How to discuss remote work with your employer
While many people like to keep their personal lives out of the office, you’ll do well to open up about being a caregiver. Sharing the details of your situation can actually lead to receiving the support and flexibility you need.
“Be transparent with your supervisor so they understand your situation and don’t feel blindsided by your request,” recommends Padilla.
As you prepare to speak with your employer, be ready to outline how this new arrangement will benefit the company as well.
“Explain that working remotely will allow you to maintain or even improve upon your current levels of productivity,” advises Rietsema.
Not only will pointing out how the arrangement benefits them potentially sweeten the deal, but it benefits you both to figure out a way for you to continue working at your job, points out Rietsema. “Turnover is expensive, and having to hire and train someone new to perform your job would cost the company both time and money,” he notes.
He adds, “Highlight what you’ve brought to the company so far so they know how valuable an employee you are.”
Then, after you’ve made your request and shared your talking points, allow your supervisor to ask questions. “They may need additional insight to help inform their conversation with management about your request,” says Padilla.
How to keep communication open as you pivot
If you’re granted the ability to work from home, work with your supervisor and team to establish a cadence of communication and a remote schedule, advises Padilla. “You may have to come into the office for certain meetings that require in-person interaction,” she notes. “Remain flexible and committed to meeting your employer’s needs.”
Just because you’re not on-site that doesn’t mean your absence should be felt. A best practice for remote work is over-communicating, emphasizes Padilla. “Because you’re no longer in the office, it’s easy for employers and supervisors to feel like you aren’t as involved in the day-to-day,” she says. “Proactively provide updates, and share feedback.”
Additionally, when you’re going to be away from your home office, be sure to block off your calendar and make sure your team knows when you’ll be disconnected and when they can expect your return.
What to do if the answer is “no”
If your employer doesn’t allow you to work remotely following your request, you may want to explore other benefits that the company offers.
“Paid family leave and schedule accommodations may offer you the flexibility you need to balance work and caregiving,” points out Padilla.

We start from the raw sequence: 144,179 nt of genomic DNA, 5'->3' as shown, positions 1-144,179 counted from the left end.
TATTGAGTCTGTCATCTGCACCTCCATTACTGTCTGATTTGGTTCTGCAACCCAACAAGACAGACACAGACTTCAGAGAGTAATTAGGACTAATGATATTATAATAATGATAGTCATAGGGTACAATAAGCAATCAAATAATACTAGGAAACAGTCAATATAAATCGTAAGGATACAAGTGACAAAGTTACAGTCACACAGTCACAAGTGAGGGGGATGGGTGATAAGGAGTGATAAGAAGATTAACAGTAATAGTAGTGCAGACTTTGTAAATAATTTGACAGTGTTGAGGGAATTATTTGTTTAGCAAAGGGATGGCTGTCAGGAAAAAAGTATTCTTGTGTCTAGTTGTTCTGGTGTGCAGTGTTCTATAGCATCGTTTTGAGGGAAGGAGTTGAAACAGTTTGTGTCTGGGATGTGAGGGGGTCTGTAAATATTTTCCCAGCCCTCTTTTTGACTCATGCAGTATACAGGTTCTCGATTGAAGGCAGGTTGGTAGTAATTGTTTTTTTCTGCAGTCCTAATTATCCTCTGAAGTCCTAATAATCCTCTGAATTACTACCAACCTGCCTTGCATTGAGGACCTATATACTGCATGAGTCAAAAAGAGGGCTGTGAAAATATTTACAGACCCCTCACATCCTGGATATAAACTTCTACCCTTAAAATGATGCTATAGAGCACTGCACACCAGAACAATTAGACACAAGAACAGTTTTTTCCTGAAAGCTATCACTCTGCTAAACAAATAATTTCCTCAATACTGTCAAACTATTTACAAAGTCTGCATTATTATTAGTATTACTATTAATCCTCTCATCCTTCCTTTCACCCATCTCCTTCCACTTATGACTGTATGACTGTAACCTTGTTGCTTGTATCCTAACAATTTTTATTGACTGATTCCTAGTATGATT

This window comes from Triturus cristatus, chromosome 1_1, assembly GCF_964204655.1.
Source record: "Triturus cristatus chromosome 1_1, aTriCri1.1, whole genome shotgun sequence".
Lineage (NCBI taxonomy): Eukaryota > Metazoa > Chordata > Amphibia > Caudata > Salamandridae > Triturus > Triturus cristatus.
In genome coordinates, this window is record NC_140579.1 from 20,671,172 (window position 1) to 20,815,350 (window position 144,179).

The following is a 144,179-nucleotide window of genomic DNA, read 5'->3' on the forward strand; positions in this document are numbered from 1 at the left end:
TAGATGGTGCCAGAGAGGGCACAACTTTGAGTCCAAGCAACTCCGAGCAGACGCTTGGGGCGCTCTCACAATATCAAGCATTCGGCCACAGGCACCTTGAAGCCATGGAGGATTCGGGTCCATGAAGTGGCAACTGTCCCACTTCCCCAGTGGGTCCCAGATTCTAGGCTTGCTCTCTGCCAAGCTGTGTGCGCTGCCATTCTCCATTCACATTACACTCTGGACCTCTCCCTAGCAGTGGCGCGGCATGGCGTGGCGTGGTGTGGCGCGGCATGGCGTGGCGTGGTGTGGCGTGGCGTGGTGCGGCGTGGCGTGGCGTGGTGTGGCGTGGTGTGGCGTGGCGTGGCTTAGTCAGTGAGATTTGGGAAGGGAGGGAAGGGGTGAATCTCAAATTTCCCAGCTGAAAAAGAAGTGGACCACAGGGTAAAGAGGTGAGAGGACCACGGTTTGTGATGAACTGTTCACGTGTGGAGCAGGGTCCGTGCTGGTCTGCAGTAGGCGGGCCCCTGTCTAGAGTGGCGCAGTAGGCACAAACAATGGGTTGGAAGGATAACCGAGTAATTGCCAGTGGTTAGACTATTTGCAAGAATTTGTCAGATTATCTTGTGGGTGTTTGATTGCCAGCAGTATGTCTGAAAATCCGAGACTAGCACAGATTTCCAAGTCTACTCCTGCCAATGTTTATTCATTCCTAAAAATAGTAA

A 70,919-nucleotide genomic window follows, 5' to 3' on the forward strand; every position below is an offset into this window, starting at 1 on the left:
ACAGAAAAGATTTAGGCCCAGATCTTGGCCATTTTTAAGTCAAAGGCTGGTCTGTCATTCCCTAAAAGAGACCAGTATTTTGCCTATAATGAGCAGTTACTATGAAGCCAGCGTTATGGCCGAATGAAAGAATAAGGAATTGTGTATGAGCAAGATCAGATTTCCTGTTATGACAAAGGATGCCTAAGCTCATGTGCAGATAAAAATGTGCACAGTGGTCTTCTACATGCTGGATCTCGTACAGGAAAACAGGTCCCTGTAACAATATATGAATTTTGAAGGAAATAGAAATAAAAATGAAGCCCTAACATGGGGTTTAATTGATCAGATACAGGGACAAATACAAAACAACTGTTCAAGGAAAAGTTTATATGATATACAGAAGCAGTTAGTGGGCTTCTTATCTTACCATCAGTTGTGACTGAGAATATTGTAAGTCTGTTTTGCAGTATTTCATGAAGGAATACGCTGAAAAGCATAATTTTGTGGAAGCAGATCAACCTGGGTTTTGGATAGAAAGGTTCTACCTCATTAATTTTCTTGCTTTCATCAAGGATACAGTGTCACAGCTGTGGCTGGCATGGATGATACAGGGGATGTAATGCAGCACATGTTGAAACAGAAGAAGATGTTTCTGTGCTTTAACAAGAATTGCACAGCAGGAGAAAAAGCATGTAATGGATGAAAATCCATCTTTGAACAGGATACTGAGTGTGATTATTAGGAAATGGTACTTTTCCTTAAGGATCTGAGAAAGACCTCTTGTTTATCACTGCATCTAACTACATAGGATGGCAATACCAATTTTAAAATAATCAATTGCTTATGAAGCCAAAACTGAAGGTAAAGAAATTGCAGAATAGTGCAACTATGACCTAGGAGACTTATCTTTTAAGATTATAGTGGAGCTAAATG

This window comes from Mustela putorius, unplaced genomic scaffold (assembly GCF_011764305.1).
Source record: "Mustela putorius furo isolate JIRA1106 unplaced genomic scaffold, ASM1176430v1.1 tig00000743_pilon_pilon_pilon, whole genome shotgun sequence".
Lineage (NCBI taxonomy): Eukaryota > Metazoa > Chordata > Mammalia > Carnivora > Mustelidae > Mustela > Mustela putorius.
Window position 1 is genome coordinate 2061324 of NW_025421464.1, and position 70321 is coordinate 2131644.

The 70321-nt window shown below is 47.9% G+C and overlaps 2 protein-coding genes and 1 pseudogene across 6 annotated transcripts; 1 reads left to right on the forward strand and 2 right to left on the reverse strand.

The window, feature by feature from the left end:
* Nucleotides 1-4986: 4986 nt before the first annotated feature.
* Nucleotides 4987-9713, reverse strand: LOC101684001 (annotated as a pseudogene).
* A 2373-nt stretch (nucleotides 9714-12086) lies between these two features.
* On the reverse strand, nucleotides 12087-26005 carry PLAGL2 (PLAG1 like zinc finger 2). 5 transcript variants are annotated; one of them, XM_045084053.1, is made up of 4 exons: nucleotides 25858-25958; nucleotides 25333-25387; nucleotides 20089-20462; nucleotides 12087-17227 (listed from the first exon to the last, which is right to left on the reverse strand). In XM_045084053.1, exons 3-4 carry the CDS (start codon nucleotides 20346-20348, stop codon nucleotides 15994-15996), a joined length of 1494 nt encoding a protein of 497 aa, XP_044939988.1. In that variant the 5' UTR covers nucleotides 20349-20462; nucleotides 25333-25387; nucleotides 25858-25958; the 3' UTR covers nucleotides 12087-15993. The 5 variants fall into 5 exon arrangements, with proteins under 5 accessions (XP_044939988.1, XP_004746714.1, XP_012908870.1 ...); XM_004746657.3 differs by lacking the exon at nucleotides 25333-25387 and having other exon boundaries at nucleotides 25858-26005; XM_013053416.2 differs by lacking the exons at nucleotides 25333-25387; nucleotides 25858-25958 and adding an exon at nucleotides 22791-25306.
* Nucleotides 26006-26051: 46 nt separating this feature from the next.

Doody adds, “Some companies might help cover the costs of adult day care, elder care services or time off to accompany your loved one to various medical appointments.”
Still, in the event that your employer doesn’t offer any flexibility, it may be time to start job hunting. “Search for a company that considers the needs of caregivers and provides benefits that allow you to care and work,” she suggests.
Henning also suggests speaking with a member of the human resources department or looking into the Family and Medical Leave Act (FMLA), which entitles eligible employees of covered employers to take unpaid, job-protected leave for specified family and medical reasons.
Why you should feel empowered to ask about remote work
Take heart: As more employees face the challenge of caring for aging loved ones, employers may be more open to putting accommodations in place rather than risk losing that expertise to another company that offers remote work options, adds Rietsema.
It’s important to know that you’re not alone. But according to the “Working While Caring: A National Survey of Caregiver Stress in the U.S. Workforce” report shared by the Rosalynn Carter Institute for Caregivers, 44% of family caregivers who were employed full time were forced to scale back to part-time work because of caregiving. And 10% had to leave their jobs completely.
Given the risk of burnout or colleagues making false assumptions about why you’re unexpectedly taking more time than usual away from the office, it’s particularly important to ask for help and to advocate for your needs. As Doody notes, Employees should not try to do it all nor should they keep their personal responsibilities a secret from their employer.”